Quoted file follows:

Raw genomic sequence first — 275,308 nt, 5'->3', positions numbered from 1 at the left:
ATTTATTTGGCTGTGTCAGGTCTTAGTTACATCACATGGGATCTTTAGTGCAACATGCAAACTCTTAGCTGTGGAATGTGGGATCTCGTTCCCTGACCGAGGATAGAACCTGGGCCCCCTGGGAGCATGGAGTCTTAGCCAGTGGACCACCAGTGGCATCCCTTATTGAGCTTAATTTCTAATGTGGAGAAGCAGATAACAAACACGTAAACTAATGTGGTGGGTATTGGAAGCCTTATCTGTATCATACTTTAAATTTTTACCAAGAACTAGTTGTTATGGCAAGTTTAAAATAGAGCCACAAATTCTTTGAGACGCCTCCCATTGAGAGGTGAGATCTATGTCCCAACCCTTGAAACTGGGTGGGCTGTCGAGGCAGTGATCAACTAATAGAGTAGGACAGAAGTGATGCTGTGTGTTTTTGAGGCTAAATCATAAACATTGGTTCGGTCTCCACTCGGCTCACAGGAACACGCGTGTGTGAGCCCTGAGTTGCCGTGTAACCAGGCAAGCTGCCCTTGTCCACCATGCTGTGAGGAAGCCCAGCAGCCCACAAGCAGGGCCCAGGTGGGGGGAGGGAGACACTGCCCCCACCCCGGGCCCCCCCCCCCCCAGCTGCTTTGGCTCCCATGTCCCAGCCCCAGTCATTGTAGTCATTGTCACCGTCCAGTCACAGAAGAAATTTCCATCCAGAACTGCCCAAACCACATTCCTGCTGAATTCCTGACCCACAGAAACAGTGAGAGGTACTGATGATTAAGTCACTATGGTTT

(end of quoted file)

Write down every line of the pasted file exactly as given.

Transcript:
Raw genomic sequence first — 275,308 nt, 5'->3', positions numbered from 1 at the left:
ATTTATTTGGCTGTGTCAGGTCTTAGTTACATCACATGGGATCTTTAGTGCAACATGCAAACTCTTAGCTGTGGAATGTGGGATCTCGTTCCCTGACCGAGGATAGAACCTGGGCCCCCTGGGAGCATGGAGTCTTAGCCAGTGGACCACCAGTGGCATCCCTTATTGAGCTTAATTTCTAATGTGGAGAAGCAGATAACAAACACGTAAACTAATGTGGTGGGTATTGGAAGCCTTATCTGTATCATACTTTAAATTTTTACCAAGAACTAGTTGTTATGGCAAGTTTAAAATAGAGCCACAAATTCTTTGAGACGCCTCCCATTGAGAGGTGAGATCTATGTCCCAACCCTTGAAACTGGGTGGGCTGTCGAGGCAGTGATCAACTAATAGAGTAGGACAGAAGTGATGCTGTGTGTTTTTGAGGCTAAATCATAAACATTGGTTCGGTCTCCACTCGGCTCACAGGAACACGCGTGTGTGAGCCCTGAGTTGCCGTGTAACCAGGCAAGCTGCCCTTGTCCACCATGCTGTGAGGAAGCCCAGCAGCCCACAAGCAGGGCCCAGGTGGGGGGAGGGAGACACTGCCCCCACCCCGGGCCCCCCCCCCCCCAGCTGCTTTGGCTCCCATGTCCCAGCCCCAGTCATTGTAGTCATTGTCACCGTCCAGTCACAGAAGAAATTTCCATCCAGAACTGCCCAAACCACATTCCTGCTGAATTCCTGACCCACAGAAACAGTGAGAGGTACTGATGATTAAGTCACTATGGTTT